The alphabet soup of primary CV prevention
New prevention guideline represents shift toward lifestyle emphasis, personalized medicine
The 2019 American College of Cardiology/American Heart Association Guideline on the Primary Prevention of Cardiovascular Disease, recently released at the ACC Scientific Session in New Orleans, emphasizes social determinants of health for healthy lifestyle behavior as a critical foundation for atherosclerotic CVD risk reduction. Currently, 1 in 3 Americans has ASCVD, with the estimated proportion to reach 1 in 2 by 2030. Although advances in prevention have played a tremendous role in reducing CV morbidity and mortality over the years, CVD rate reduction has plateaued due to the worsening obesity and diabetes epidemics.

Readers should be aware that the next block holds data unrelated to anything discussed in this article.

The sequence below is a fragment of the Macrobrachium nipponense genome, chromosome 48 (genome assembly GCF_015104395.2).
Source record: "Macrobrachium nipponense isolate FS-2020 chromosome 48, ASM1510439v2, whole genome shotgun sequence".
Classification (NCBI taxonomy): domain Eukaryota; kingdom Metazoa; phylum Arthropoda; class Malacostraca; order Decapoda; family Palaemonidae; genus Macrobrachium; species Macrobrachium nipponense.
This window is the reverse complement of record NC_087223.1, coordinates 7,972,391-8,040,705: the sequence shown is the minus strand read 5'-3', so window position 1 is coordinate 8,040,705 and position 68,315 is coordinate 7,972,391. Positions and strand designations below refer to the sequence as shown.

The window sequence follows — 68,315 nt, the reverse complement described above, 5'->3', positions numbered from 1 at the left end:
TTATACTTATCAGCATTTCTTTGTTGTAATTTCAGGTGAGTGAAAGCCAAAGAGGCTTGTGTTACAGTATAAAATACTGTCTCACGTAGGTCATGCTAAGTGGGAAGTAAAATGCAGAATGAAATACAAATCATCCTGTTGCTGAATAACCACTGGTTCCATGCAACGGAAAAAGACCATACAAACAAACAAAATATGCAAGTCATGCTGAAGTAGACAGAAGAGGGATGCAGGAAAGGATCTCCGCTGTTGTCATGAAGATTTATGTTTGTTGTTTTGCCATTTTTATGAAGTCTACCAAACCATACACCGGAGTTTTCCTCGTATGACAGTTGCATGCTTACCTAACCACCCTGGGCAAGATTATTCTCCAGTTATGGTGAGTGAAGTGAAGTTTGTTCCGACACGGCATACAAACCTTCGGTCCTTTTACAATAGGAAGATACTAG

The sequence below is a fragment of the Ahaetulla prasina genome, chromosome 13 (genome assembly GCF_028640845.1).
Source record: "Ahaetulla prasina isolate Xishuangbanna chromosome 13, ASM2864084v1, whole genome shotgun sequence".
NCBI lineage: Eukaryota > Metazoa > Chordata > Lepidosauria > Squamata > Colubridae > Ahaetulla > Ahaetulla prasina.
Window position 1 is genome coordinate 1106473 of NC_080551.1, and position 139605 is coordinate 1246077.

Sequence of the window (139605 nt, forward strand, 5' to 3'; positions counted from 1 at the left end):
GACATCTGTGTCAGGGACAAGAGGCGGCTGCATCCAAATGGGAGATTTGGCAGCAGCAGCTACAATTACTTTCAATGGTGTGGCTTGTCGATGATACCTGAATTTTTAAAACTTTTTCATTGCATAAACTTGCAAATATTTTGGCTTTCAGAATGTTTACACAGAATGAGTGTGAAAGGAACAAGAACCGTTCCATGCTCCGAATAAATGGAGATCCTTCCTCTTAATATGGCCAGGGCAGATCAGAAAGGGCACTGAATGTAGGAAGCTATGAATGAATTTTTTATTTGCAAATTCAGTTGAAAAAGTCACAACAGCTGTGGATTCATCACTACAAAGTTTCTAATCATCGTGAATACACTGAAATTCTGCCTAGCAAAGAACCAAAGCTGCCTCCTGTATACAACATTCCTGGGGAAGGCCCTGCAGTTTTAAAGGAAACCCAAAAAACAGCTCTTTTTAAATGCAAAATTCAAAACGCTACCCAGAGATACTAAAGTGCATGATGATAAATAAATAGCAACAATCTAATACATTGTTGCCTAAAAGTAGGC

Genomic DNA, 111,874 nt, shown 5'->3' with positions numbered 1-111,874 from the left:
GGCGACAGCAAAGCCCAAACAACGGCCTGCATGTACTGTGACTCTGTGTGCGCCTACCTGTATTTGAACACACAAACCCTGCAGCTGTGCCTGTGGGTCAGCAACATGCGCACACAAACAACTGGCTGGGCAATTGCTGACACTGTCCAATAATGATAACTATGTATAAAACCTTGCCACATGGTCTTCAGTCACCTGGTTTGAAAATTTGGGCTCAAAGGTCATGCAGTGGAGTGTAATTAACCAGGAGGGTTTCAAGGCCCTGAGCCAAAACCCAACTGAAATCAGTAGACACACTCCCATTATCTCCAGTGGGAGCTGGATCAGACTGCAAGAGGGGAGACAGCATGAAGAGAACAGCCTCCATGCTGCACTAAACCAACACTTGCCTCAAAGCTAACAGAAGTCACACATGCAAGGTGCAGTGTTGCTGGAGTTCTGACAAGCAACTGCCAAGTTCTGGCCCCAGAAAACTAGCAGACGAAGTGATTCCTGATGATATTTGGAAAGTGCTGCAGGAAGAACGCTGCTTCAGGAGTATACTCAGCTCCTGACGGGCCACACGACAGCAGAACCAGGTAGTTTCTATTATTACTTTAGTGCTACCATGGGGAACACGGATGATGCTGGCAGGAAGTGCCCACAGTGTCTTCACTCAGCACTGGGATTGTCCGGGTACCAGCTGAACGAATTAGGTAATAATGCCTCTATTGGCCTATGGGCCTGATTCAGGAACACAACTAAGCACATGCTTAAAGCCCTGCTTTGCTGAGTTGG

The cumulative effects of high cholesterol, high BP, obesity, smoking, poor diet and abnormal glucose metabolism are substantial in terms of their negative impact on CV health. A large body of research emphasizes that ASCVD prevention begins in childhood — the priority is promoting a healthy lifestyle and estimating lifetime risk. Later, lifestyle intervention and aggressive medical control of comorbidities are cornerstones in risk reduction. In a typical busy clinical setting, implementing the recent guideline recommendations can be challenging. Here, we summarize the most salient points related to the 2019 guideline in a simple, ABCDE-structured approach.